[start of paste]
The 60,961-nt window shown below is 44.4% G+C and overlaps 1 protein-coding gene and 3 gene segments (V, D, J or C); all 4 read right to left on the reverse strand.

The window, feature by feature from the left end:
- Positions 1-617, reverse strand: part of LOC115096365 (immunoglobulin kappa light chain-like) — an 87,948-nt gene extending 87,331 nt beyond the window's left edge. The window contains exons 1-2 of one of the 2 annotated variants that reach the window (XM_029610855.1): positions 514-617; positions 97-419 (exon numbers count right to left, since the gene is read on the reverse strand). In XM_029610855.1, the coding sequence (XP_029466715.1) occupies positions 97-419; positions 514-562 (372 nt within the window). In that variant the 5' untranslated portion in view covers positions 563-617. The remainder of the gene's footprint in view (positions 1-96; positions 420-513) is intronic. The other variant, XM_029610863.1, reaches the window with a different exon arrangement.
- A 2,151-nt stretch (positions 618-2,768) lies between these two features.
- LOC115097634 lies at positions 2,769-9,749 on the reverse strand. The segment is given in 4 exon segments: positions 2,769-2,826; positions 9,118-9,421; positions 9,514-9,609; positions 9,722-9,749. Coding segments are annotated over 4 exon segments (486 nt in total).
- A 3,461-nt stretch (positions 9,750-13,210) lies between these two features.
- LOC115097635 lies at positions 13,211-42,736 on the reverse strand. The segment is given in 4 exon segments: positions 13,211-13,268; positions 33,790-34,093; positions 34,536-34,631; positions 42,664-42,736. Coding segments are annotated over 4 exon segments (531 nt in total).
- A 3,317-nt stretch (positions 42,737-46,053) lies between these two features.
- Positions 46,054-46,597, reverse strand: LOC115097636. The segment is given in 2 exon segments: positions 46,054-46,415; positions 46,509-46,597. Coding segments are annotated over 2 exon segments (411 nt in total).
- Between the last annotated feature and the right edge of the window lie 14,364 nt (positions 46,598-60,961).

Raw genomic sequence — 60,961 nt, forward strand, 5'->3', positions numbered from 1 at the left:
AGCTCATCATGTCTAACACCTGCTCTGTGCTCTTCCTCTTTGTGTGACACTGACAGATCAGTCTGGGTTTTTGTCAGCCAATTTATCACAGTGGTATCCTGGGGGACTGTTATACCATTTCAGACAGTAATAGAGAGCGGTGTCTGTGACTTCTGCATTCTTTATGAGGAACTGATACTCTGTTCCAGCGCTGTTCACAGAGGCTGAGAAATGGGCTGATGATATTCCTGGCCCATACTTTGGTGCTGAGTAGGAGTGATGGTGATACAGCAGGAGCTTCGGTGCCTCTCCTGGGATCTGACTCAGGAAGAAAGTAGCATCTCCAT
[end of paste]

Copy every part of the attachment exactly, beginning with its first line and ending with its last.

The 60,961-nt window shown below is 44.4% G+C and overlaps 1 protein-coding gene and 3 gene segments (V, D, J or C); all 4 read right to left on the reverse strand.

The window, feature by feature from the left end:
- Positions 1-617, reverse strand: part of LOC115096365 (immunoglobulin kappa light chain-like) — an 87,948-nt gene extending 87,331 nt beyond the window's left edge. The window contains exons 1-2 of one of the 2 annotated variants that reach the window (XM_029610855.1): positions 514-617; positions 97-419 (exon numbers count right to left, since the gene is read on the reverse strand). In XM_029610855.1, the coding sequence (XP_029466715.1) occupies positions 97-419; positions 514-562 (372 nt within the window). In that variant the 5' untranslated portion in view covers positions 563-617. The remainder of the gene's footprint in view (positions 1-96; positions 420-513) is intronic. The other variant, XM_029610863.1, reaches the window with a different exon arrangement.
- A 2,151-nt stretch (positions 618-2,768) lies between these two features.
- LOC115097634 lies at positions 2,769-9,749 on the reverse strand. The segment is given in 4 exon segments: positions 2,769-2,826; positions 9,118-9,421; positions 9,514-9,609; positions 9,722-9,749. Coding segments are annotated over 4 exon segments (486 nt in total).
- A 3,461-nt stretch (positions 9,750-13,210) lies between these two features.
- LOC115097635 lies at positions 13,211-42,736 on the reverse strand. The segment is given in 4 exon segments: positions 13,211-13,268; positions 33,790-34,093; positions 34,536-34,631; positions 42,664-42,736. Coding segments are annotated over 4 exon segments (531 nt in total).
- A 3,317-nt stretch (positions 42,737-46,053) lies between these two features.
- Positions 46,054-46,597, reverse strand: LOC115097636. The segment is given in 2 exon segments: positions 46,054-46,415; positions 46,509-46,597. Coding segments are annotated over 2 exon segments (411 nt in total).
- Between the last annotated feature and the right edge of the window lie 14,364 nt (positions 46,598-60,961).

Raw genomic sequence — 60,961 nt, forward strand, 5'->3', positions numbered from 1 at the left:
AGCTCATCATGTCTAACACCTGCTCTGTGCTCTTCCTCTTTGTGTGACACTGACAGATCAGTCTGGGTTTTTGTCAGCCAATTTATCACAGTGGTATCCTGGGGGACTGTTATACCATTTCAGACAGTAATAGAGAGCGGTGTCTGTGACTTCTGCATTCTTTATGAGGAACTGATACTCTGTTCCAGCGCTGTTCACAGAGGCTGAGAAATGGGCTGATGATATTCCTGGCCCATACTTTGGTGCTGAGTAGGAGTGATGGTGATACAGCAGGAGCTTCGGTGCCTCTCCTGGGATCTGACTCAGGAAGAAAGTAGCATCTCCAT